Yorkshire Dales Holiday:
Sharp Haw and Great Whernside

17 July 2005 - Rough Haw and Sharp Haw

George on Rough Haw, with Sharp Haw behind. Sharp Haw, being the last outpost of the hills before the broad Aire valley, and with a sharp summit from many angles, it is prominent from much of the area to the south.

George takes a breather on the walk from Rough Haw to Sharp Haw

Gargrave and the Leeds and Liverpool Canal from the summit of Sharp Haw: the bottom of the Gargrave locks can be seen on the left, ending the long pound from Bingley, as can the aqueduct over Eshton Beck

From the trig point on Sharp Haw (357m / 1171ft), looking across Rough Haw towards the escarpment of Cracoe Fell on the western edge of Barden Moor

Looking back up to the summit of Sharp Haw, the first Marilyn of the week

Descending towards Flasby

The weather continues to improve, with blue skies appearing over the very green fields.

George waits for the photographer - again!


18 July 2005 - Great Whernside

Great Whernside (704m / 2310ft) is not to be confused with the more well known Yorkshire Dales "Whernside", a few miles away. The summit of Great Whernside is the highest point on the eastern flank of upper Wharfedale, looming over the village of Kettlewell.

On an afternoon which began with rain and low cloud, and ended in sunshine, a very dirty George sits by the cairn at the top of Great Whernside.

We had taken the easy way up, from the top of the pass between Wharfdale and Coverdale. Here can be seen part of Tor Dyke - built between AD 52 and AD 70 under the instructions of the Brigantian Chief Venutius, as part of a defence system against Roman invasion.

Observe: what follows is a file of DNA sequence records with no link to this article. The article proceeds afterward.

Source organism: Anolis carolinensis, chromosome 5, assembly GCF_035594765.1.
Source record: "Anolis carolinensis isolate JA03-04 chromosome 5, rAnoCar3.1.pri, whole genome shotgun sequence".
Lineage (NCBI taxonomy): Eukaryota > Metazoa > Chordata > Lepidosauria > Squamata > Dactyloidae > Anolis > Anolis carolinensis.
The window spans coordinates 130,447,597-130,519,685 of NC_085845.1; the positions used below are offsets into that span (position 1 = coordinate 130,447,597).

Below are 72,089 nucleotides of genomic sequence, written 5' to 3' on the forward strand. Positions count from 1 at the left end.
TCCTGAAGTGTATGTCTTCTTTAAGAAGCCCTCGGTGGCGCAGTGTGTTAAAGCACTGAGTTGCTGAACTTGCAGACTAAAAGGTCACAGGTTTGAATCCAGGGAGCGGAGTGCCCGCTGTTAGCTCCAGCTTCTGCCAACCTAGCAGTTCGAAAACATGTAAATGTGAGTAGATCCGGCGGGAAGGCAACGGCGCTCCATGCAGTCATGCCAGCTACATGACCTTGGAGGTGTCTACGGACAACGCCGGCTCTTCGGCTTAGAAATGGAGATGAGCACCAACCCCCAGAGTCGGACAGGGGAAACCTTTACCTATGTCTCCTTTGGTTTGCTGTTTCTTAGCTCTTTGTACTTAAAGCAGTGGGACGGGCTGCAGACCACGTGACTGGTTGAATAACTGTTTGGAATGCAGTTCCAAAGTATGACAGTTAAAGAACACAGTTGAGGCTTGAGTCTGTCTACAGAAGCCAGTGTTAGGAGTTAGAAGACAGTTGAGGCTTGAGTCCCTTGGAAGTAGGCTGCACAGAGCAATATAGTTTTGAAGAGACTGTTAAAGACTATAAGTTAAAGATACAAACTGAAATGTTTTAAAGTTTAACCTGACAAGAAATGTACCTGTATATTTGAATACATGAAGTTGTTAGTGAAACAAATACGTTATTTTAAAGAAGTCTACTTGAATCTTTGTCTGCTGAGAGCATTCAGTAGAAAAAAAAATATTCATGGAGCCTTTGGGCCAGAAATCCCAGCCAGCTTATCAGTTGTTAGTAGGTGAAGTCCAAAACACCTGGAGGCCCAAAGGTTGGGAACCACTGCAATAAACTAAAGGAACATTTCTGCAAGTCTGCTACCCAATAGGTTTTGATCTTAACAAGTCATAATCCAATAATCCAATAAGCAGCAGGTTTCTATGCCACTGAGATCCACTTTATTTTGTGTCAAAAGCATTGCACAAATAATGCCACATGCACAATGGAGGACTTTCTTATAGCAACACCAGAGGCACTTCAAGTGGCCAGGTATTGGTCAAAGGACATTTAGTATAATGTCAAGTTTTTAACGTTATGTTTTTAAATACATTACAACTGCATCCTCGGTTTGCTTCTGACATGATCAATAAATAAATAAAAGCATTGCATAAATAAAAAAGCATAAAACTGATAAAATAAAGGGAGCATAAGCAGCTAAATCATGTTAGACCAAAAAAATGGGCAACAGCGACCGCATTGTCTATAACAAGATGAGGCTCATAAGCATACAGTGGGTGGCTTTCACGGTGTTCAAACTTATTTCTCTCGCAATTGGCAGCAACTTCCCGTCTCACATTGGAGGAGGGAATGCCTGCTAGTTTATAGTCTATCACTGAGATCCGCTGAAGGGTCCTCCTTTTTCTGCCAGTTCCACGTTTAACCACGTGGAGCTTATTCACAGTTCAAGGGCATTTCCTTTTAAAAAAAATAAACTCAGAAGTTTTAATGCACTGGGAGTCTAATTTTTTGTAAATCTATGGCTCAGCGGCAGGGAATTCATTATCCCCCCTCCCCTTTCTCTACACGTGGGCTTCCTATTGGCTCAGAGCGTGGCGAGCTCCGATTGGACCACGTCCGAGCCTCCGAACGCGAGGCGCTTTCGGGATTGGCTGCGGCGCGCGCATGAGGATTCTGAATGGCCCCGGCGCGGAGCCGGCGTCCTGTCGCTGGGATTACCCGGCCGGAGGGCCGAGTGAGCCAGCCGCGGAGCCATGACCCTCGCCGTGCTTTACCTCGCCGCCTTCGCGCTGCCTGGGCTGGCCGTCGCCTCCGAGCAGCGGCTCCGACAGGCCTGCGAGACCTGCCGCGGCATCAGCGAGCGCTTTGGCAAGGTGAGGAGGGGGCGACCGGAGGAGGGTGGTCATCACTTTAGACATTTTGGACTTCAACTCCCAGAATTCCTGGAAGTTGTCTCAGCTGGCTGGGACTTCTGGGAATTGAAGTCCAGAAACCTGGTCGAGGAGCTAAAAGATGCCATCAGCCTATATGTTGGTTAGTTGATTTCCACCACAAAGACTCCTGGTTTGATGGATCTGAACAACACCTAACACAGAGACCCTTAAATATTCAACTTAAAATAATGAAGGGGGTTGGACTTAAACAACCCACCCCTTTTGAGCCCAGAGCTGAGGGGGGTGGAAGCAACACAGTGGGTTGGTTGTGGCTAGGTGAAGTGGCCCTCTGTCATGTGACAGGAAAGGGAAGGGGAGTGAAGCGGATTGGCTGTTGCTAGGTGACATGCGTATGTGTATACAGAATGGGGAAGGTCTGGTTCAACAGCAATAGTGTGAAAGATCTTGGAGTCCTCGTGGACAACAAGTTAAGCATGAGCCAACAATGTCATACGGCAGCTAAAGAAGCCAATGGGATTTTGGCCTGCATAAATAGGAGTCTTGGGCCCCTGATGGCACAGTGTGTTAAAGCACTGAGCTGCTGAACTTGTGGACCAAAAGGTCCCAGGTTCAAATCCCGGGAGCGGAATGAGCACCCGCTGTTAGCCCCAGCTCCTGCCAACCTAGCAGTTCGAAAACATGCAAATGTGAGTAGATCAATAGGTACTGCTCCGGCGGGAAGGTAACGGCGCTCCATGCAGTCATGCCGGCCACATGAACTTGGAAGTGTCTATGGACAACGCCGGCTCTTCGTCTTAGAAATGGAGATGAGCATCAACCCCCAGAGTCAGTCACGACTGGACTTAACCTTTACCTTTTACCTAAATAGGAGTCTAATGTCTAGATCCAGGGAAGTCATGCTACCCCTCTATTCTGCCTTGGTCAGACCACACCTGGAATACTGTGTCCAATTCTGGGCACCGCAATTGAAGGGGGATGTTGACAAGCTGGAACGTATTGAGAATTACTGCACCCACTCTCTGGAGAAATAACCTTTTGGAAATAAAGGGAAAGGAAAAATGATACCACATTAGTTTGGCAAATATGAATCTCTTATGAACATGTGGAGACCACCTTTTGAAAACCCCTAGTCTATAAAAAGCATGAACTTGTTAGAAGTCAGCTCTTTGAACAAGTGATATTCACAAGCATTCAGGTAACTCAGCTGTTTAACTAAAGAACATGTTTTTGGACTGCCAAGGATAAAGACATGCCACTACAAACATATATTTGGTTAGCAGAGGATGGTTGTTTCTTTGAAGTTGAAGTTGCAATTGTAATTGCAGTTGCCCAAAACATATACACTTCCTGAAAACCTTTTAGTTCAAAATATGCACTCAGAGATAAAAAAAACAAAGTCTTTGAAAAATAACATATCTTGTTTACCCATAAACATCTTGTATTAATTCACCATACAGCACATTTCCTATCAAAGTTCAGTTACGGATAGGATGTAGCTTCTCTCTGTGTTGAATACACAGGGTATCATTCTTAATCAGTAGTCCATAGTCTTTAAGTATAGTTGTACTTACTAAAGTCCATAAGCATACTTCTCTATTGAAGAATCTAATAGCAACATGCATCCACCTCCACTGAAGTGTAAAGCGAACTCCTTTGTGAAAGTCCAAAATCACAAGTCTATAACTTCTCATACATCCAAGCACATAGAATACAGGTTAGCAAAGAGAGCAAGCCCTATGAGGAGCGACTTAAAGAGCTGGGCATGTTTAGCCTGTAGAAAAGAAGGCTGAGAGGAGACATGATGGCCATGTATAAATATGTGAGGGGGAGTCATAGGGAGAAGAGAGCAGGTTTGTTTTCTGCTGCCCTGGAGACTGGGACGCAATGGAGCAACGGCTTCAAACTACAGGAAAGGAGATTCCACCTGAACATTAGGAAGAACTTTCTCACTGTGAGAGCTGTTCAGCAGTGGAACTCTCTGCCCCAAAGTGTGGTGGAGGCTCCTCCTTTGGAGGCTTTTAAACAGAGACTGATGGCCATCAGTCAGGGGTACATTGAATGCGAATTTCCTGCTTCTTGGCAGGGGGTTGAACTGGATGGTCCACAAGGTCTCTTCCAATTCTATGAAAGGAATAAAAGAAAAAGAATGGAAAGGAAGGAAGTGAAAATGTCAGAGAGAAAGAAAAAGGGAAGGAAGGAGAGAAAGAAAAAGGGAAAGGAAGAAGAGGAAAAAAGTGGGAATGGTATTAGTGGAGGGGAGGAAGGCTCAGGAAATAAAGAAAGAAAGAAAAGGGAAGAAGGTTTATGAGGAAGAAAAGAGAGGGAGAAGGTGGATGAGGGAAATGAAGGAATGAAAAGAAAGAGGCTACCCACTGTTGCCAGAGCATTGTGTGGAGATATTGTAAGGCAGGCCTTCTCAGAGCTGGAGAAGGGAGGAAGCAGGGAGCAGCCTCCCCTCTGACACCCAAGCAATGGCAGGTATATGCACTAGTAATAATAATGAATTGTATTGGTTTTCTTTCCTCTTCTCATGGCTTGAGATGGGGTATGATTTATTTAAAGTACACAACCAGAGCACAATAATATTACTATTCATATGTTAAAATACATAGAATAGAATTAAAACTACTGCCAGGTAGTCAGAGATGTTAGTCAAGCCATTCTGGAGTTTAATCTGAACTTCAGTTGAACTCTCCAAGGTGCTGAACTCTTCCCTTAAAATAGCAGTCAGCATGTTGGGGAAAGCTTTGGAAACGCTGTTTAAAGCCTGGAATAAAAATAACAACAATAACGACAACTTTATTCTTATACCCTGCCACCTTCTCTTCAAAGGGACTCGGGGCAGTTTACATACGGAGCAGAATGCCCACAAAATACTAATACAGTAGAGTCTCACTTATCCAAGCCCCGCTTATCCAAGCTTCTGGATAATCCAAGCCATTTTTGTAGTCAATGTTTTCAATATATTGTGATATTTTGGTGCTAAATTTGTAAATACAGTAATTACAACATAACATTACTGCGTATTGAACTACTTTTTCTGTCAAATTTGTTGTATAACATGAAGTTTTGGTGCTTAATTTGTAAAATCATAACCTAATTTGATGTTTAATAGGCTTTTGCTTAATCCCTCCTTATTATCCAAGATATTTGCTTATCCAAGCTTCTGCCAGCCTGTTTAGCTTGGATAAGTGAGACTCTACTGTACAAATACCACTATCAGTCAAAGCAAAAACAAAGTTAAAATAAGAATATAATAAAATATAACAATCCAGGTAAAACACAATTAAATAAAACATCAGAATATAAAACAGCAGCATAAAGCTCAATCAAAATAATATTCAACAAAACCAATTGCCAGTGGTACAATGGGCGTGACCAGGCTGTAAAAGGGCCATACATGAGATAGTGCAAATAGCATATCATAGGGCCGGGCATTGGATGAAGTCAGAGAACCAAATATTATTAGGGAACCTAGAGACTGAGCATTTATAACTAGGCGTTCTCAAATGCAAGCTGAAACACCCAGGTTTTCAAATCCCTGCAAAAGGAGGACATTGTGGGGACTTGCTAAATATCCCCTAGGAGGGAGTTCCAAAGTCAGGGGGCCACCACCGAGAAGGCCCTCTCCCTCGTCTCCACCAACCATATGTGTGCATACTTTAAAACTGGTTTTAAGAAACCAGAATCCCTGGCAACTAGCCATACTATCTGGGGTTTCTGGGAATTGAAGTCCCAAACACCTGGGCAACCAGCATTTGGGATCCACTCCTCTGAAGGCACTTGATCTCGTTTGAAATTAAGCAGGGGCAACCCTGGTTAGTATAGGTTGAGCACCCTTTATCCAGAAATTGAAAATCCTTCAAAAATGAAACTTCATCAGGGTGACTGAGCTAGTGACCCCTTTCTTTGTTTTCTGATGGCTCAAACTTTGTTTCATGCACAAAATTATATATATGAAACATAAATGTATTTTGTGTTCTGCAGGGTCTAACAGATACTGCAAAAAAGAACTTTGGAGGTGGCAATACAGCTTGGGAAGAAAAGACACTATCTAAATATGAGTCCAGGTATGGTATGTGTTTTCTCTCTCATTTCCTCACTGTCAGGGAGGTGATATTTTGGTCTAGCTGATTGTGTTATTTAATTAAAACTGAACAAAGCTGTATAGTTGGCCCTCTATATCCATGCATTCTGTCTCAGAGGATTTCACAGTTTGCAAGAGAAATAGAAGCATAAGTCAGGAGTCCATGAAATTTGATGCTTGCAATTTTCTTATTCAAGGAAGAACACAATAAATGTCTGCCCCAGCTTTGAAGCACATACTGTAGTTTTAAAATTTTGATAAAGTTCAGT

Looking back up towards the Whernside escarpment

Looking down the valley of Park Gill Beck towards the Wharfe

From Tor Dyke looking towards Whernside

The first of the new Open Access signs we'd seen

I know why the sign is there, but it does look rather incongruous

Bridleway to Scar House Lodge, from which the public footpath up onto Great Whernside splits off a few metres later.

The sign is mildly misleading, as the photographer is already in Richmondshire, but the welcome is nonetheless well received

There were quite a few cattle around the road, but none up on the fell

Time to go home



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Unless otherwise stated, all images copyright (c) Stephen and Lucy Dawson